Press Release (Immediate)
Date line: Abuja, December 1, 2005
UNIFEM calls for human rights including gender equality to inform the discussions and
outcomes of ICASA 2005 (4th – 9th December)
The Regional Programme Director of the United Nations Development Fund for Women (UNIFEM), Ms.
Florence Butegwa has called on all stakeholders in the fight against HIV/AIDS to ensure that human rights,
including gender equality inform discussions and outcomes at the International Conference on AIDS and
STDs in Africa (ICASA 2005). Making this call at a Press Conference in Abuja while intimating the media
with UNIFEM activities at ICASA 2005, Ms. Butegwa emphasized that proper consideration of the human
rights and gender implications of every intervention was necessary to achieve the desired impact in
HIV/AIDS prevention and management. This is because HIV/AIDS affects and impacts the various gender
differently and as such the human rights of all with the aim to achieve equality should be an issue for
consideration in the aspect of prevention, control and treatment.
UNIFEM wants to particularly highlight 2 areas during the conference as follows:
1. Positive women – generally lack a voice especially as a group to call attention to and press for
issues that concern and affect them. These issues include amongst others stigma and
discrimination, violence against women, inequality in access to treatment, care and support.
UNIFEM is therefore organizing sessions for women living with HIV to discuss these issues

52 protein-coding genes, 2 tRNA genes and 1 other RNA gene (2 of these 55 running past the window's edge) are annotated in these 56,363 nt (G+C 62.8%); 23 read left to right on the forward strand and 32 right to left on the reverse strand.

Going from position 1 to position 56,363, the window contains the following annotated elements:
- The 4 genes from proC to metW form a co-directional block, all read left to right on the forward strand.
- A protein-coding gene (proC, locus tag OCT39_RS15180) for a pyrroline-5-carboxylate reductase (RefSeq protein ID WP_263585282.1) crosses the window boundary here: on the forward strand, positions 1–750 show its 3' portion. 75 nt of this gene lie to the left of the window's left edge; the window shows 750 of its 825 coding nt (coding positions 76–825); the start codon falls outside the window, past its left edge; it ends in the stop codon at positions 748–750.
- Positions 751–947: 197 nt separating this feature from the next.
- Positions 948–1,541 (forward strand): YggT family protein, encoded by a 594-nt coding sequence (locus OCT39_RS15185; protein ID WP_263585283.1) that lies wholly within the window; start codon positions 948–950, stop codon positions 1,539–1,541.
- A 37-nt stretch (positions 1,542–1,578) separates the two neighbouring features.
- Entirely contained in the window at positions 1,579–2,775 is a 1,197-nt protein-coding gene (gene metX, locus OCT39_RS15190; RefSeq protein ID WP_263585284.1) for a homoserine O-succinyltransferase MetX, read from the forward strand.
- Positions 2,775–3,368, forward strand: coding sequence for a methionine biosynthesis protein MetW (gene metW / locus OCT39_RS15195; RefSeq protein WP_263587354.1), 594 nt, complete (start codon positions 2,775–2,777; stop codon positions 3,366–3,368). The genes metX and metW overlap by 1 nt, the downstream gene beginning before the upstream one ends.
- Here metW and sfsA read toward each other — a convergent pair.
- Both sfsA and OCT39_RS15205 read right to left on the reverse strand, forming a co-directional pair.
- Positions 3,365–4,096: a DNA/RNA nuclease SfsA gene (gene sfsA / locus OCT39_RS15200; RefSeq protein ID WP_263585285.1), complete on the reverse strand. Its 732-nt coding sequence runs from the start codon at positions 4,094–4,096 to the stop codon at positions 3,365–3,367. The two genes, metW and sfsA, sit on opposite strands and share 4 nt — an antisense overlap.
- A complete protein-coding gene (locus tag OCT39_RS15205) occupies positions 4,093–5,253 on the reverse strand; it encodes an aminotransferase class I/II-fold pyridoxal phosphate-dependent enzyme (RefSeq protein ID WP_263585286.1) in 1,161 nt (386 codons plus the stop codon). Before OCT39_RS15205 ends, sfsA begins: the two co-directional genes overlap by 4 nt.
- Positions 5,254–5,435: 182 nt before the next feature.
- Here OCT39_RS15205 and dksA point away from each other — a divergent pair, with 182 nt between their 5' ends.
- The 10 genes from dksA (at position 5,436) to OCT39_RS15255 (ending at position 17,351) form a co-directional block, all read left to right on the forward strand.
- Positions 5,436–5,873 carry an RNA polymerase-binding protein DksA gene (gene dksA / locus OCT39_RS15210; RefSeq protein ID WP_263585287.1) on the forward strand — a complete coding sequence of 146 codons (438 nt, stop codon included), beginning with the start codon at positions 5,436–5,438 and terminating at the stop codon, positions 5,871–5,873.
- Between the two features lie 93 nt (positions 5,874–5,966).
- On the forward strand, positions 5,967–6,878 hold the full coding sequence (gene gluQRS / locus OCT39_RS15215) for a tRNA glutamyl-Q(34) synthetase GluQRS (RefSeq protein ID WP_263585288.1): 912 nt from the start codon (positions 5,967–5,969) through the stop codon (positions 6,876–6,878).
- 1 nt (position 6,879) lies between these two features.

before and during the conference and also strengthen their skills to organize, advocate and
network within and among countries of West Africa. Positive women from Sierra Leone,
Nigeria, Gambia, Liberia, Senegal and other African countries will have a pre-ICASA session
and other sessions throughout the Conference.
2. In Africa the fraction of people living with the virus or with AIDS that are cared for in hospitals
is very small. The majority are in their homes, and the responsibility for caring for them falls on
women and girls, due to the social division of labour at family level. These carers are
grandmothers, mothers, wives or daughters. They combine the caring work with providing
food, child raring, and all other gender roles ascribed to women, with significant negative
implications for food security, their own health and family livelihoods. Often they are
themselves living with the virus! National responses to HIV and AIDS rarely focus on these
women and girls, yet they are the backbone of the HIV and AIDS management system. To
highlight this important but neglected issue UNIFEM will launch off a campaign with the theme
“Who Cares for the Care Giver” on 4 December at 9.00 am. (For venue, contact Olasunbo
UNIFEM wishes to acknowledge with appreciation the support from the CIDA funded Nigeria AIDS
Response Fund (NARF) and the partnership with Action Aid International.
Finally UNIFEM greatly appreciates your presence at this press briefing and invites members of the press to
highlight issues of gender and human rights during the conference. Different UNIFEM staff and partners,
including positive women will be available for interview sessions. Please contact Mrs. Nkechi Nwakwo for
the necessary arrangements.